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An Afternoon At The Cell

Rachel was supposed to be where I was this afternoon.

The entire middle school (fifth through eighth grades) from her school was taken to the Sox game as a "treat".

Well, Rachel doesn't care about baseball, and didn't want to go. She also didn't like my suggestion that Mark go to the game with the middle school and she go to school in his place.

So, she stayed home today. I didn't see the school group, but oddly, in the section next to me there was another group from a different Jewish school, and sitting next to me was a friendly and knowledgable Sox fan named Jesus. (Incidentally, Jesus doesn't know I'm a Cub fan. I may see him there during the Cub/Sox series. Don't tell him, OK?)

None of this apparent religion helped the White Sox in the first game of their makeup doubleheader; they lost to the Orioles 1-0.

In fact, I could have left after the first two batters. Brian Roberts led off the game with a single, stole second, went to third on catcher Sandy Alomar's throwing error, and scored when the second batter, Melvin Mora, singled.

That was it. The Orioles had a six-foot-seven rookie making his major league debut, Daniel Cabrera, and he's got a pretty good curveball, and based on today, he's got a pretty good major league future ahead of him. Cabrera allowed only two hits, both singles by ex-Cub farmhand Ross Gload.

This gives me an opportunity to tell you how Ozzie Guillen has a long way to go as a manager. Sox GM Kenny Williams has obviously given him a long leash as far as personnel decisions, and Gload had a fabulous spring training, so he made the team. As Cub fans found out in the brief time he was with us, Gload's best position is DH. Well, the Sox already have one of those. So Gload tries to play other positions -- RF, LF and 1B. The Sox have pretty good players at those positions too.

Why keep a guy like this? He's 28, no prospect, can't really play the field, and then he'll have a day like this which will convince some people that he's worth a roster spot.

It wasn't just him today. None of the other Sox could hit; their only other hit was a seventh-inning single by Alomar off Rodrigo Lopez.

Meanwhile, I was following today's no-brainer Cub 7-3 win over the Dodgers on my webphone, which handily gives play-by-play via a web version of ESPN.com. So early on, I knew that Hideo Nomo was playing the LA version of Kyle Farnsworth, and walked three batters in a row, and with Corey Patterson, Sammy Sosa and Michael Barrett all getting the day off, it was good to see some of the subs, particularly Paul Bako (catching for the first time this year with someone other than Greg Maddux on the mound), who had two hits and an RBI and finally got his average up to the Mendoza line. And, the Cubs once again avoided being swept; they have not been swept since September 2002.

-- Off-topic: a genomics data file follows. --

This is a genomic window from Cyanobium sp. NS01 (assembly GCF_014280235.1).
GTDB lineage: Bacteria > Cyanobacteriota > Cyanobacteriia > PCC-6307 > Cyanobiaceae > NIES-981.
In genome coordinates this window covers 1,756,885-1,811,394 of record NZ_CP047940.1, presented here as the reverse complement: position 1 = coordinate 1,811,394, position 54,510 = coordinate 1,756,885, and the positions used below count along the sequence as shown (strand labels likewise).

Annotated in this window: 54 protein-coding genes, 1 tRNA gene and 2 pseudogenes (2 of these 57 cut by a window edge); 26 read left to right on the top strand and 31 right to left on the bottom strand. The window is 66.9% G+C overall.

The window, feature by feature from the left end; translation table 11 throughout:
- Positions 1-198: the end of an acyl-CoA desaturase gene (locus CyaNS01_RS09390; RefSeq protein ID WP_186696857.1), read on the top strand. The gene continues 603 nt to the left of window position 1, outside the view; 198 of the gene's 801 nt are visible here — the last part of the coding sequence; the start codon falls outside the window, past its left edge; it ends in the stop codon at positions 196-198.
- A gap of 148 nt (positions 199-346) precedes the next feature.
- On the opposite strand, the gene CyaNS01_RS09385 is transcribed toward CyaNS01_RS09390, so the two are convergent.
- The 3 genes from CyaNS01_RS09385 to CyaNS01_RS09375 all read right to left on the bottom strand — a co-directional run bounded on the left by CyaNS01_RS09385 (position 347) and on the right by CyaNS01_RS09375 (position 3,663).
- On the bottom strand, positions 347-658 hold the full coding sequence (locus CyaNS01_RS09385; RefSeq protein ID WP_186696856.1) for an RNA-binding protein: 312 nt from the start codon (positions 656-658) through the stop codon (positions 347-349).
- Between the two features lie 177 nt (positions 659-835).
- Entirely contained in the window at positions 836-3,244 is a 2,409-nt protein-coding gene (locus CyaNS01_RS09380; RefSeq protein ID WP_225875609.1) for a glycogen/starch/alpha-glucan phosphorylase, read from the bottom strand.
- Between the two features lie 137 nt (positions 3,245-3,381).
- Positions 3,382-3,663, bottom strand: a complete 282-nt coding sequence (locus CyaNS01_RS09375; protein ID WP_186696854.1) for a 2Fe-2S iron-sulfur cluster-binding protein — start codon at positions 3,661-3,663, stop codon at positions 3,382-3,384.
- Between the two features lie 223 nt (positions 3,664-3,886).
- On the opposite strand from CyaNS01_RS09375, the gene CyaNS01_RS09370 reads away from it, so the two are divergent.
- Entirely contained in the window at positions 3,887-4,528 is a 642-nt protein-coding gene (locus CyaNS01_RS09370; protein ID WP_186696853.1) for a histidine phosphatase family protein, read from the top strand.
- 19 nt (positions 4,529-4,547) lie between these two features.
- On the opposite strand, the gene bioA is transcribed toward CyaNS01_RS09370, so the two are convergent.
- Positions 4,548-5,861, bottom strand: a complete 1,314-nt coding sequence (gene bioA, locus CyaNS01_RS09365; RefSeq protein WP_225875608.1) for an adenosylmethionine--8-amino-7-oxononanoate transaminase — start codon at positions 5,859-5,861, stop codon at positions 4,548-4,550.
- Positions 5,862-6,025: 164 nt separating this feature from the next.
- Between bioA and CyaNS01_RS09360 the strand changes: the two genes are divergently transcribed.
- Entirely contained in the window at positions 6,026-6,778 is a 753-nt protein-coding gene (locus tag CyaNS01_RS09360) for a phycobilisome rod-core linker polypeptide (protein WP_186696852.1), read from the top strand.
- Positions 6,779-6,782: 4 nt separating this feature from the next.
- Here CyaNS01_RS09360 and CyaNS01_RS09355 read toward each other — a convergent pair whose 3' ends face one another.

I was alarmed, however, in the ninth inning, because after a brilliant 8 innings from Carlos Zambrano (no earned runs, lowering his ERA to 1.82, and 11 strikeouts), Joe Borowski came in without a save situation and did not throw well at all. There have been some hints that Borowski's lessened velocity this year is because of an injury that he doesn't want to tell anyone about because of the two-year contract that he signed, and emotionally, you can understand that, because a player who's had the kind of career that Borowski has, when he finally "makes it", he wants to prove that he's not a fluke.

But if he's hurting the team by his performance, I don't think there's any shame in going in to management and saying he's hurt; the Cubs do have another option at closer in LaTroy Hawkins, and while today's Borowski performance didn't cost the Cubs the ballgame, he simply has not had even one outing this year that could be considered the typical "easy" save.

Today, he was so bad that after allowing a walk, two hits and two runs, he had to be taken down for Hawkins, who did get the save.

One player note: the Cubs signed former Met shortstop Rey Ordonez to a minor league contract. About the best thing I can say about this signing is that he's the second-best Ordonez ever to play in the major leagues.

Weird stat of the year so far: I have remarked to many people on how warm this spring has been, and here's some evidence. I have attended nineteen games in Chicago so far this year (16 Cub games and 3 at the Cell). The average game-time temperature so far in 2004 has been 63 degrees.

The average for the first 19 games I attended in 2003 was 53, ten degrees cooler.

I don't think I've seen this much warm weather this early in the year since the 1970's.

Finally, only one of you has taken me up on my challenge to design a logo that I can put on shirts and hats. It's a nice one, but I want some competition here!